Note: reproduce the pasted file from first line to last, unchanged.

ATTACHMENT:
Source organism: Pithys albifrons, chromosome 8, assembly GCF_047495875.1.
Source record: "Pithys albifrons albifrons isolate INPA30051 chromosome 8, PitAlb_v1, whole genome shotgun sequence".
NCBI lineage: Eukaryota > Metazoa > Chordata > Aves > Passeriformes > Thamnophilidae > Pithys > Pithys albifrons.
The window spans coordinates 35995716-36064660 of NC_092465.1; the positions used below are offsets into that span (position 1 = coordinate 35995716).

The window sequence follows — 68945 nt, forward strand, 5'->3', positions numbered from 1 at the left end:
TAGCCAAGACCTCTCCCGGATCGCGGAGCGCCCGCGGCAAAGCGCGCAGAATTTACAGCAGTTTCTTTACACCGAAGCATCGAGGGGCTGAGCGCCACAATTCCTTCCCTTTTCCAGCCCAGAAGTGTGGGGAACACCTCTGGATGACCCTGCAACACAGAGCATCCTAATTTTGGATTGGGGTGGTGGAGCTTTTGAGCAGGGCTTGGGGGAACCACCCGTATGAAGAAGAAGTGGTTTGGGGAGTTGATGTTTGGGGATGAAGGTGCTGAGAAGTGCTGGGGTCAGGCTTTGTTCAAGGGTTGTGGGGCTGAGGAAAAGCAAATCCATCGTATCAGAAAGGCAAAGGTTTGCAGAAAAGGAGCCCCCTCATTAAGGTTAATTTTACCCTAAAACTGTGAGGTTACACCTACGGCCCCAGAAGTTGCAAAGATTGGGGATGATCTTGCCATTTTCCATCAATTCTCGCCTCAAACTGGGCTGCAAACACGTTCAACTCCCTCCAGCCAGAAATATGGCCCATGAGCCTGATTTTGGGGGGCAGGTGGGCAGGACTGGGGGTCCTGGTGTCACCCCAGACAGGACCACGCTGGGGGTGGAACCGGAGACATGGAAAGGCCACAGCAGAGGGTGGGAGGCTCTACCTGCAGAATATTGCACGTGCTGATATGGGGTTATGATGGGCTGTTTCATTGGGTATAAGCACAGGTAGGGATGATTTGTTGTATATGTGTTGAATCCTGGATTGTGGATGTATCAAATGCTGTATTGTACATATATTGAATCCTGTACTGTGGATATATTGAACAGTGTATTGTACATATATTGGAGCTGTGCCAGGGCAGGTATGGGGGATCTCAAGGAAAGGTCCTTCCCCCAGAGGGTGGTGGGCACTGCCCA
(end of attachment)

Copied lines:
Source organism: Pithys albifrons, chromosome 8, assembly GCF_047495875.1.
Source record: "Pithys albifrons albifrons isolate INPA30051 chromosome 8, PitAlb_v1, whole genome shotgun sequence".
NCBI lineage: Eukaryota > Metazoa > Chordata > Aves > Passeriformes > Thamnophilidae > Pithys > Pithys albifrons.
The window spans coordinates 35995716-36064660 of NC_092465.1; the positions used below are offsets into that span (position 1 = coordinate 35995716).

The window sequence follows — 68945 nt, forward strand, 5'->3', positions numbered from 1 at the left end:
TAGCCAAGACCTCTCCCGGATCGCGGAGCGCCCGCGGCAAAGCGCGCAGAATTTACAGCAGTTTCTTTACACCGAAGCATCGAGGGGCTGAGCGCCACAATTCCTTCCCTTTTCCAGCCCAGAAGTGTGGGGAACACCTCTGGATGACCCTGCAACACAGAGCATCCTAATTTTGGATTGGGGTGGTGGAGCTTTTGAGCAGGGCTTGGGGGAACCACCCGTATGAAGAAGAAGTGGTTTGGGGAGTTGATGTTTGGGGATGAAGGTGCTGAGAAGTGCTGGGGTCAGGCTTTGTTCAAGGGTTGTGGGGCTGAGGAAAAGCAAATCCATCGTATCAGAAAGGCAAAGGTTTGCAGAAAAGGAGCCCCCTCATTAAGGTTAATTTTACCCTAAAACTGTGAGGTTACACCTACGGCCCCAGAAGTTGCAAAGATTGGGGATGATCTTGCCATTTTCCATCAATTCTCGCCTCAAACTGGGCTGCAAACACGTTCAACTCCCTCCAGCCAGAAATATGGCCCATGAGCCTGATTTTGGGGGGCAGGTGGGCAGGACTGGGGGTCCTGGTGTCACCCCAGACAGGACCACGCTGGGGGTGGAACCGGAGACATGGAAAGGCCACAGCAGAGGGTGGGAGGCTCTACCTGCAGAATATTGCACGTGCTGATATGGGGTTATGATGGGCTGTTTCATTGGGTATAAGCACAGGTAGGGATGATTTGTTGTATATGTGTTGAATCCTGGATTGTGGATGTATCAAATGCTGTATTGTACATATATTGAATCCTGTACTGTGGATATATTGAACAGTGTATTGTACATATATTGGAGCTGTGCCAGGGCAGGTATGGGGGATCTCAAGGAAAGGTCCTTCCCCCAGAGGGTGGTGGGCACTGCCCA